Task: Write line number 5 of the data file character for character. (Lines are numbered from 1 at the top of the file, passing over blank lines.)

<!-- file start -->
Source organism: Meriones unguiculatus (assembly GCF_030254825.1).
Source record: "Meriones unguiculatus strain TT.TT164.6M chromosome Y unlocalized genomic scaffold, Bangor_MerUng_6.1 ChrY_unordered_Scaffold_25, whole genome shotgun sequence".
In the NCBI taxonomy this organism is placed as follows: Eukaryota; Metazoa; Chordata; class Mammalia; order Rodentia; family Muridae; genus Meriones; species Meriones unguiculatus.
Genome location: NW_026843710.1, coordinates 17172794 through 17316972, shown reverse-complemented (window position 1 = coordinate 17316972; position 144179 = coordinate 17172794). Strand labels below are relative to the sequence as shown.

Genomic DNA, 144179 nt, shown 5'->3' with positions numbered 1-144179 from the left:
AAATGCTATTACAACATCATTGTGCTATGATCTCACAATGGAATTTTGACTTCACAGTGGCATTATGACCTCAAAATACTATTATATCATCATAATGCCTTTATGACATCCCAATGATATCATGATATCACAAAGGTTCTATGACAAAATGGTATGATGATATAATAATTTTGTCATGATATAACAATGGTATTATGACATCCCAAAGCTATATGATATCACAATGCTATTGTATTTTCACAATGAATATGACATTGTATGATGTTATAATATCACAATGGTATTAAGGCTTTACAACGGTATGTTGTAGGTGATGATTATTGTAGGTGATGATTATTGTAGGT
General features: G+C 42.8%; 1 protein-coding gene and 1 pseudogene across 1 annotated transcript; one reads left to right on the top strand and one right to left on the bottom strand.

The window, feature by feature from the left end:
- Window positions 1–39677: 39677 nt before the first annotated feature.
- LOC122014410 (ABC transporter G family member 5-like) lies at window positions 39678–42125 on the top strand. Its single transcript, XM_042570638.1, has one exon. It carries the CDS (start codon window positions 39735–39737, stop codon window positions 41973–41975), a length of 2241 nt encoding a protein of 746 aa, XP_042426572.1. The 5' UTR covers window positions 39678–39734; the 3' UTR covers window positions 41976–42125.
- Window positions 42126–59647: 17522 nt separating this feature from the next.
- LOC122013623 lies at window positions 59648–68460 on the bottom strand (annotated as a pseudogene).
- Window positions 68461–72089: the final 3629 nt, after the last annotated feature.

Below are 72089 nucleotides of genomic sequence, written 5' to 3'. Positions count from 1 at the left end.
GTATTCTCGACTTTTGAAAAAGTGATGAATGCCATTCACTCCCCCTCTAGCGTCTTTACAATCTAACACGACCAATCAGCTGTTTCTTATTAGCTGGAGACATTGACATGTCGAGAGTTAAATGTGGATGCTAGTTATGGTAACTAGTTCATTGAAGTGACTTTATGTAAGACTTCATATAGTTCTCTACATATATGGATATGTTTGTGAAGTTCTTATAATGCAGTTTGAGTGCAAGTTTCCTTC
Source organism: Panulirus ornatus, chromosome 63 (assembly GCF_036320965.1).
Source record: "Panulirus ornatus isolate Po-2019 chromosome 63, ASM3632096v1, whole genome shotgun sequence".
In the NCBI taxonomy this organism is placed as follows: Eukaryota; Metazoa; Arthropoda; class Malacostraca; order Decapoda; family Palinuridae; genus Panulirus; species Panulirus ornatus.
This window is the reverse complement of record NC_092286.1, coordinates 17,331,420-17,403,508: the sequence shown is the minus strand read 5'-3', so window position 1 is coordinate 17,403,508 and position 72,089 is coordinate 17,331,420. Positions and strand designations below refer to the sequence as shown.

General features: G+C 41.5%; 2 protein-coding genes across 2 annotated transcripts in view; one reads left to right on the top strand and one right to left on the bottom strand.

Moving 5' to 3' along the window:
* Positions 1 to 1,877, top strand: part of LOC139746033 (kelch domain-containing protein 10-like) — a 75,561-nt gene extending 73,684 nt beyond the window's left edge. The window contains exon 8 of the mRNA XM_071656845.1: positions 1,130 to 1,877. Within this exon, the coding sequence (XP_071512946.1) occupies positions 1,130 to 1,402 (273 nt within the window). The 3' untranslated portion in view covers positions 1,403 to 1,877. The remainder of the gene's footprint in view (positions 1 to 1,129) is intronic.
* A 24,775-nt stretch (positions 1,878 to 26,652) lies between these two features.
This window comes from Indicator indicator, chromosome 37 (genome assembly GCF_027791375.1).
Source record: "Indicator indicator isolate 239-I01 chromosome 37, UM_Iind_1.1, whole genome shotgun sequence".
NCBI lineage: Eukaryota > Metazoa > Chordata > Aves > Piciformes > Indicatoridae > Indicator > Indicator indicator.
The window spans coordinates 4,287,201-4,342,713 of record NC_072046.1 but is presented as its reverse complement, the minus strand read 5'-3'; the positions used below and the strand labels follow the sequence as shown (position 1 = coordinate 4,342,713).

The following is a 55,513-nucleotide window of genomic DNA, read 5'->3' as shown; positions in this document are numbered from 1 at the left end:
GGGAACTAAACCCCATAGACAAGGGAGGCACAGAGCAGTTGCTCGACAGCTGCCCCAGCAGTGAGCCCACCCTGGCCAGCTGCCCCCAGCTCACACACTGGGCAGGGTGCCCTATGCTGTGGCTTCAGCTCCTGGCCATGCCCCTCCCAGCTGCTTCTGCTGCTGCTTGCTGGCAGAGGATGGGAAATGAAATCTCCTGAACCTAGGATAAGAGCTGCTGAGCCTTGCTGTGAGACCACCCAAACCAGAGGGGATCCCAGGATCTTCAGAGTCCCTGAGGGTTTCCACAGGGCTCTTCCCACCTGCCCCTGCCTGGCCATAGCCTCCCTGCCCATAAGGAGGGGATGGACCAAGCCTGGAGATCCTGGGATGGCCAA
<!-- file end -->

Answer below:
Genomic DNA, 144179 nt, shown 5'->3' with positions numbered 1-144179 from the left: